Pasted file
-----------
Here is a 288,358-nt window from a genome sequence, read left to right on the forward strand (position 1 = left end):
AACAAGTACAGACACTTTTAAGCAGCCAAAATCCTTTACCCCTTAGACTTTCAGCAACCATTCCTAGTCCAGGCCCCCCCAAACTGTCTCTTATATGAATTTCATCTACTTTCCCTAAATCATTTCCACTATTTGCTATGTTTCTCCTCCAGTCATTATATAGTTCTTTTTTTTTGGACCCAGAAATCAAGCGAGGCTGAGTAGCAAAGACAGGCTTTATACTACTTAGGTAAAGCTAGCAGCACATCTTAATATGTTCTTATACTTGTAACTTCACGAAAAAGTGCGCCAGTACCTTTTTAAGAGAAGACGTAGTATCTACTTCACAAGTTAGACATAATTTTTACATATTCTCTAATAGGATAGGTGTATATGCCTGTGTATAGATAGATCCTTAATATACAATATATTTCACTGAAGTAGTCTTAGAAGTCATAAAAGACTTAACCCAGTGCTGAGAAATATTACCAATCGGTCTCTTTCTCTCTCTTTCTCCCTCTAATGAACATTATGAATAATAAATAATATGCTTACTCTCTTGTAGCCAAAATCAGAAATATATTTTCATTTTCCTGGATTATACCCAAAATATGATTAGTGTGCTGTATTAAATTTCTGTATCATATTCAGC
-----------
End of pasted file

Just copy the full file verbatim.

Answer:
Here is a 288,358-nt window from a genome sequence, read left to right on the forward strand (position 1 = left end):
AACAAGTACAGACACTTTTAAGCAGCCAAAATCCTTTACCCCTTAGACTTTCAGCAACCATTCCTAGTCCAGGCCCCCCCAAACTGTCTCTTATATGAATTTCATCTACTTTCCCTAAATCATTTCCACTATTTGCTATGTTTCTCCTCCAGTCATTATATAGTTCTTTTTTTTTGGACCCAGAAATCAAGCGAGGCTGAGTAGCAAAGACAGGCTTTATACTACTTAGGTAAAGCTAGCAGCACATCTTAATATGTTCTTATACTTGTAACTTCACGAAAAAGTGCGCCAGTACCTTTTTAAGAGAAGACGTAGTATCTACTTCACAAGTTAGACATAATTTTTACATATTCTCTAATAGGATAGGTGTATATGCCTGTGTATAGATAGATCCTTAATATACAATATATTTCACTGAAGTAGTCTTAGAAGTCATAAAAGACTTAACCCAGTGCTGAGAAATATTACCAATCGGTCTCTTTCTCTCTCTTTCTCCCTCTAATGAACATTATGAATAATAAATAATATGCTTACTCTCTTGTAGCCAAAATCAGAAATATATTTTCATTTTCCTGGATTATACCCAAAATATGATTAGTGTGCTGTATTAAATTTCTGTATCATATTCAGC